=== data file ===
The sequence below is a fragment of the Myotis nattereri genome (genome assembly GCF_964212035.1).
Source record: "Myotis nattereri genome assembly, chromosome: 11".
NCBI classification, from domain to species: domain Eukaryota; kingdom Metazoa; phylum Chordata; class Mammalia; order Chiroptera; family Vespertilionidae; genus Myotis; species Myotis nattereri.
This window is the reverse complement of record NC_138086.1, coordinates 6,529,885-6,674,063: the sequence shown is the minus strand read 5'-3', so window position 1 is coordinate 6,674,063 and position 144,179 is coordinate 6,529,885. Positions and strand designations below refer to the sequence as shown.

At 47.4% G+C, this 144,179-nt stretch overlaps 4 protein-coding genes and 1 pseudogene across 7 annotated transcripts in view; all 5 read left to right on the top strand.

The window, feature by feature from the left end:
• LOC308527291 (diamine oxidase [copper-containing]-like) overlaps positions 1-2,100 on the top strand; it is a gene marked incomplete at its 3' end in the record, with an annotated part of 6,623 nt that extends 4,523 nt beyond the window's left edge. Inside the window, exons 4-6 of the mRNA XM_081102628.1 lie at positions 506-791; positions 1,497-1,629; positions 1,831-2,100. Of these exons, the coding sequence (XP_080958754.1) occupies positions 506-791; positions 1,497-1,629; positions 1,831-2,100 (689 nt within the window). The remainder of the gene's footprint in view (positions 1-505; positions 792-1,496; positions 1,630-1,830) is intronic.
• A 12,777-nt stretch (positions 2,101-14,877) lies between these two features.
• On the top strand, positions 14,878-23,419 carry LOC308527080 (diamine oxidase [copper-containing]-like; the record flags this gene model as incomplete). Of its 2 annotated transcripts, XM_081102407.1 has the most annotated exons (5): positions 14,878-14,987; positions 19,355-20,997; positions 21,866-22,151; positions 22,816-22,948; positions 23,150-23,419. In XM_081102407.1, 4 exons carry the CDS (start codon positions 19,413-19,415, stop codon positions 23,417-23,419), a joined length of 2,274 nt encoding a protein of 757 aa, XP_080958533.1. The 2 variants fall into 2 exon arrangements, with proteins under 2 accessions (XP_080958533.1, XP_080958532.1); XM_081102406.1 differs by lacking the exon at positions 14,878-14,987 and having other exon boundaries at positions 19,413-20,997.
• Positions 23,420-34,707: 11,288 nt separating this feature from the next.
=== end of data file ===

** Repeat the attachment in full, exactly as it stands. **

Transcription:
The sequence below is a fragment of the Myotis nattereri genome (genome assembly GCF_964212035.1).
Source record: "Myotis nattereri genome assembly, chromosome: 11".
NCBI classification, from domain to species: domain Eukaryota; kingdom Metazoa; phylum Chordata; class Mammalia; order Chiroptera; family Vespertilionidae; genus Myotis; species Myotis nattereri.
This window is the reverse complement of record NC_138086.1, coordinates 6,529,885-6,674,063: the sequence shown is the minus strand read 5'-3', so window position 1 is coordinate 6,674,063 and position 144,179 is coordinate 6,529,885. Positions and strand designations below refer to the sequence as shown.

At 47.4% G+C, this 144,179-nt stretch overlaps 4 protein-coding genes and 1 pseudogene across 7 annotated transcripts in view; all 5 read left to right on the top strand.

The window, feature by feature from the left end:
• LOC308527291 (diamine oxidase [copper-containing]-like) overlaps positions 1-2,100 on the top strand; it is a gene marked incomplete at its 3' end in the record, with an annotated part of 6,623 nt that extends 4,523 nt beyond the window's left edge. Inside the window, exons 4-6 of the mRNA XM_081102628.1 lie at positions 506-791; positions 1,497-1,629; positions 1,831-2,100. Of these exons, the coding sequence (XP_080958754.1) occupies positions 506-791; positions 1,497-1,629; positions 1,831-2,100 (689 nt within the window). The remainder of the gene's footprint in view (positions 1-505; positions 792-1,496; positions 1,630-1,830) is intronic.
• A 12,777-nt stretch (positions 2,101-14,877) lies between these two features.
• On the top strand, positions 14,878-23,419 carry LOC308527080 (diamine oxidase [copper-containing]-like; the record flags this gene model as incomplete). Of its 2 annotated transcripts, XM_081102407.1 has the most annotated exons (5): positions 14,878-14,987; positions 19,355-20,997; positions 21,866-22,151; positions 22,816-22,948; positions 23,150-23,419. In XM_081102407.1, 4 exons carry the CDS (start codon positions 19,413-19,415, stop codon positions 23,417-23,419), a joined length of 2,274 nt encoding a protein of 757 aa, XP_080958533.1. The 2 variants fall into 2 exon arrangements, with proteins under 2 accessions (XP_080958533.1, XP_080958532.1); XM_081102406.1 differs by lacking the exon at positions 14,878-14,987 and having other exon boundaries at positions 19,413-20,997.
• Positions 23,420-34,707: 11,288 nt separating this feature from the next.